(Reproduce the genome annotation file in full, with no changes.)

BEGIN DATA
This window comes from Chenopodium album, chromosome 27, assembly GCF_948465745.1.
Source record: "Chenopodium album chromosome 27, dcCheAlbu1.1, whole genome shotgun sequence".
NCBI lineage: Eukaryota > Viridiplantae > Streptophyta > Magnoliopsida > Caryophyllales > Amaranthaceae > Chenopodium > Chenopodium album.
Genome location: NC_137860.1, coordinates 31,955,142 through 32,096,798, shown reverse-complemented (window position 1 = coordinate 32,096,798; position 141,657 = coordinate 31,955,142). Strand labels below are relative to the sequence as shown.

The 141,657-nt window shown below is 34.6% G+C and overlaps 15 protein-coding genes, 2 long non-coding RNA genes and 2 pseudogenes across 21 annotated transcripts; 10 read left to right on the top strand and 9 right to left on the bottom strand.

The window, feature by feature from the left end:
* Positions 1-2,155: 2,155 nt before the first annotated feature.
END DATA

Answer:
This window comes from Chenopodium album, chromosome 27, assembly GCF_948465745.1.
Source record: "Chenopodium album chromosome 27, dcCheAlbu1.1, whole genome shotgun sequence".
NCBI lineage: Eukaryota > Viridiplantae > Streptophyta > Magnoliopsida > Caryophyllales > Amaranthaceae > Chenopodium > Chenopodium album.
Genome location: NC_137860.1, coordinates 31,955,142 through 32,096,798, shown reverse-complemented (window position 1 = coordinate 32,096,798; position 141,657 = coordinate 31,955,142). Strand labels below are relative to the sequence as shown.

The 141,657-nt window shown below is 34.6% G+C and overlaps 15 protein-coding genes, 2 long non-coding RNA genes and 2 pseudogenes across 21 annotated transcripts; 10 read left to right on the top strand and 9 right to left on the bottom strand.

The window, feature by feature from the left end:
* Positions 1-2,155: 2,155 nt before the first annotated feature.